Michael Port often says that business problems are personal problems in disguise. This has always stuck with me because it makes perfect sense.

Small business owners are their business, so whatever is going on with you can naturally flow into your business.

If you are having a business problem and you can’t figure out what’s causing it, sometimes self-sabotage is the place to look.

While you might not be consciously aware of it, we all have ways that we self-sabotage. In fact, we might have a whole saboteur team! I know I do. (I love the way Robert Ohotto talks about this.)

As part of my cohort going through a program with TENWOMENSTRONG, we were asked to write a description of our saboteur. My esteemed colleague, Carolyn Dragon, did a great job with hers and got my competition energy flowing.

Here are the exercise prompts to dive into your inner saboteur: How do they speak? What is their voice saying? How would you describe this voice? What is their appearance? How do they dress? What is their character? How do they behave? What is their personality? What does it protect? What is its vision of success? What does it want for you?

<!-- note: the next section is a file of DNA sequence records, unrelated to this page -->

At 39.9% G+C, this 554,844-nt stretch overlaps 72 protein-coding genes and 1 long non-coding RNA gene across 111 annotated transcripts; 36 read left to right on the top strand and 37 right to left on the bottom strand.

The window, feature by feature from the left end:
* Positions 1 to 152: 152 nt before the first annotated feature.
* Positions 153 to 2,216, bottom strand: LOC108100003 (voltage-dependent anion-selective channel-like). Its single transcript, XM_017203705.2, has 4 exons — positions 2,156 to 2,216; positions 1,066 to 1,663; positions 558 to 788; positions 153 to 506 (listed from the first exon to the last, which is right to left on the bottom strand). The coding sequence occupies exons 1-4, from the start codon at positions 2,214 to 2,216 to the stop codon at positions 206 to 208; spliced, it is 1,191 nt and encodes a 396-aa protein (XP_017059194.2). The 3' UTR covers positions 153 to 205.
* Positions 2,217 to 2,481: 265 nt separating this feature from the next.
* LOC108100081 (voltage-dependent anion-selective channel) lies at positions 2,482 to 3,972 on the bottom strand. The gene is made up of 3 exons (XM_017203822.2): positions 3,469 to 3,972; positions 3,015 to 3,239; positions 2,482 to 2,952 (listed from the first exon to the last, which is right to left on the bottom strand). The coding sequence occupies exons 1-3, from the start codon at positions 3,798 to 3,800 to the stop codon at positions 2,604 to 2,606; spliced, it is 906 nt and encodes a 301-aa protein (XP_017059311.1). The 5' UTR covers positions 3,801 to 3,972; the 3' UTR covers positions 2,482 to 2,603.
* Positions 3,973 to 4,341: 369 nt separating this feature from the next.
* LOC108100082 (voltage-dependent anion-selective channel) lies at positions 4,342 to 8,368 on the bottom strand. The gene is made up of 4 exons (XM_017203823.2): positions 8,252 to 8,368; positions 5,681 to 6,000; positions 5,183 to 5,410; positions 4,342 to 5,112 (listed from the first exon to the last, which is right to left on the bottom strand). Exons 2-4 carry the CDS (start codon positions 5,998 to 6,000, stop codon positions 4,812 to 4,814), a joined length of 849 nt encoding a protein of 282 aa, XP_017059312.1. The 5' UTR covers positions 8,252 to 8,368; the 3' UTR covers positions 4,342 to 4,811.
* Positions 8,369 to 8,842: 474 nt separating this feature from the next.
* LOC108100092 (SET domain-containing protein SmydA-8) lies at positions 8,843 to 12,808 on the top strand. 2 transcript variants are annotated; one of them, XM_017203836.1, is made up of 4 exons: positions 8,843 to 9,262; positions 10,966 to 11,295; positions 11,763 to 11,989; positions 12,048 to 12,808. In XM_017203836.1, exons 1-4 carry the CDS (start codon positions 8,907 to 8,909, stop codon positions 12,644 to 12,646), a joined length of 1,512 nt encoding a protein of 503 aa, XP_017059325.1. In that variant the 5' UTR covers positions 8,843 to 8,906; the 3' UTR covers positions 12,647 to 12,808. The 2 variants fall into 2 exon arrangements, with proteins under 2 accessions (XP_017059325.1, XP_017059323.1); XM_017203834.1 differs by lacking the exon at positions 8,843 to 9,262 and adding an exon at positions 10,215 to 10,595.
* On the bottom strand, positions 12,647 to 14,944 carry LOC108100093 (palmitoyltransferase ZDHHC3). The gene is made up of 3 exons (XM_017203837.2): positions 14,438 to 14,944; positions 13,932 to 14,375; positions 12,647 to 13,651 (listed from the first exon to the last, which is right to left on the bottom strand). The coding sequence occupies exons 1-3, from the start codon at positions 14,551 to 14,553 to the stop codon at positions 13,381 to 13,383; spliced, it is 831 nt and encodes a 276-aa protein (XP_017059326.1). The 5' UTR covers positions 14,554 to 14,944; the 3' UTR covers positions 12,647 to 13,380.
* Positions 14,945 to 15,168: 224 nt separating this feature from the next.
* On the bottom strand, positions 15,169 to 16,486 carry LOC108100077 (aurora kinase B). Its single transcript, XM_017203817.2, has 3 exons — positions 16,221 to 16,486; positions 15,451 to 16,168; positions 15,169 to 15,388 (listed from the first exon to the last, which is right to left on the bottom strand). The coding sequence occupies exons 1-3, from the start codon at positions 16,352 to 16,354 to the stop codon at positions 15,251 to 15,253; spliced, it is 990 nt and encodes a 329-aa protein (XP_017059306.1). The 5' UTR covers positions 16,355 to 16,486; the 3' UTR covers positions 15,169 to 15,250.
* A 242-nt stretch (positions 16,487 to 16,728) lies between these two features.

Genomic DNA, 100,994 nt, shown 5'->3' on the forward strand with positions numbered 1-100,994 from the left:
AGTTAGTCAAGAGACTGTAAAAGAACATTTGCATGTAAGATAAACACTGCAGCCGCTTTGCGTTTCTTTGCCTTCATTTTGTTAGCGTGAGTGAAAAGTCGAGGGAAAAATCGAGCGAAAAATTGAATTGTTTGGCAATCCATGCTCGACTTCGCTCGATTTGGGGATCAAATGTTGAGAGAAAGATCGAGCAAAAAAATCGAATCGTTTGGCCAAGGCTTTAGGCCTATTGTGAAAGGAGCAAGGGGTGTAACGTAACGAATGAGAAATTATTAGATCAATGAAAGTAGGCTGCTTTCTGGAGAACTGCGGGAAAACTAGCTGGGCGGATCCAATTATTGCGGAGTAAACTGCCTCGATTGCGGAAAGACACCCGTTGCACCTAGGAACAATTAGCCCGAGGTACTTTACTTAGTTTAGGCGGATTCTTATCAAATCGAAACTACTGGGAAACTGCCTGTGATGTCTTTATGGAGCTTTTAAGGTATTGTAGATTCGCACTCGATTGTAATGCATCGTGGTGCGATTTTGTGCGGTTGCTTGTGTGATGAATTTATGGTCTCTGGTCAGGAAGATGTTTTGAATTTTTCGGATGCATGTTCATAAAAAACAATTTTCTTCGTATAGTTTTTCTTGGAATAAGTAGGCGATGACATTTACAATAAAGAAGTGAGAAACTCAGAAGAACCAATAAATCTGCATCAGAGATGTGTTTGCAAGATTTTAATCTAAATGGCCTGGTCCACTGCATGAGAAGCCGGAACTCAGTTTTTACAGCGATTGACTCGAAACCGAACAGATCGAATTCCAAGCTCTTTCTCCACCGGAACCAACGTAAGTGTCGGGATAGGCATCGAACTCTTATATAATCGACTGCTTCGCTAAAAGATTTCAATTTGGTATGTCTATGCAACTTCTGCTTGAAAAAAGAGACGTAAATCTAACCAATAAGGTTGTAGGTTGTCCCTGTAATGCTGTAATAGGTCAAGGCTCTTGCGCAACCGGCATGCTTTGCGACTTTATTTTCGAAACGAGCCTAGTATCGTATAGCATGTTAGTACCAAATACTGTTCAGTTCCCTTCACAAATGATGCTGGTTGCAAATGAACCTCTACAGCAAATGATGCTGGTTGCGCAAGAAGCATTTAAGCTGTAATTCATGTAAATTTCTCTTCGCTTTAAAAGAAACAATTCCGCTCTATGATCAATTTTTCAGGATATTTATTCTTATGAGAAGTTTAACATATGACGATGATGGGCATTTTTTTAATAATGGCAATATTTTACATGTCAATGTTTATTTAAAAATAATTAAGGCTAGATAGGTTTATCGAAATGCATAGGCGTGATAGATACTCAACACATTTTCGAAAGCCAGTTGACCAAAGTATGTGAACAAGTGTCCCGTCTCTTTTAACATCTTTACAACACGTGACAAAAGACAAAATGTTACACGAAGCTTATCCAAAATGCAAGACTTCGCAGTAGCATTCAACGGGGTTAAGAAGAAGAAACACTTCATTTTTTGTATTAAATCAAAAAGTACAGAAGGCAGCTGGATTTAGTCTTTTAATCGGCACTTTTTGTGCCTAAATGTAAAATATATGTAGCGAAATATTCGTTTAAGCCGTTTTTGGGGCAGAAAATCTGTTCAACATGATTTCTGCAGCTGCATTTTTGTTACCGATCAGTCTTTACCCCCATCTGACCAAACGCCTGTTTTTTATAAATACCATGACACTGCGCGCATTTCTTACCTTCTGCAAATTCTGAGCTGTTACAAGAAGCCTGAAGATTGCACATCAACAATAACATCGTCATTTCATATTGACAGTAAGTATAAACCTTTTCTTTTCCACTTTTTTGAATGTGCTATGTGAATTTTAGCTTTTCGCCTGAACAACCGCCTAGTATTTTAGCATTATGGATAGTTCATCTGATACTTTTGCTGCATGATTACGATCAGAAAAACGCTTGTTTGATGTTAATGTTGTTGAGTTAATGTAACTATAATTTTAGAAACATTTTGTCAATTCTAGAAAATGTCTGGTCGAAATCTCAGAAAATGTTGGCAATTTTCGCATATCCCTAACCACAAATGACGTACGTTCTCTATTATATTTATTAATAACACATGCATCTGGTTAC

Here’s what I came up with:

I think I have several saboteurs, but one that I can count on could easily be cast as Rizzo from the movie Grease. Curvy, pencil skirt, leather jacket, heels, cigarette. Resonant alto voice. She’s experienced pain. She’s a rebel, but also has some tenderness she keeps hidden.

On the outside she is tough, and will not take any crap from anyone. Her BS tolerance is zero. You can’t MAKE her do something. And if she is supposed to do something, there’s a good chance she’ll try to do the opposite saying, “You can’t make me do it!”

Sulky and wicked smart, her snarky remarks can have knives inside them. She can crush my self-confidence or push me off the bench when she wants to.

She’s the part of me who has seen the failures and takedowns and heartbreak. She wants me to stay safe, but learning and growing often feel unsafe, so she steps up.

A good strategy is to get her excited about an idea and the effect it could have. The bigger and bolder the better, because that appeals to the rebel in her. She’s all about a good throwdown.

Or, sometimes I can appeal to her heart. If fierce love is needed, she can be my girl.

This exercise was fun and super helpful in identifying my love/hate relationship with change, and fear of stepping into a bigger version of myself and my business. You might want to give it a try!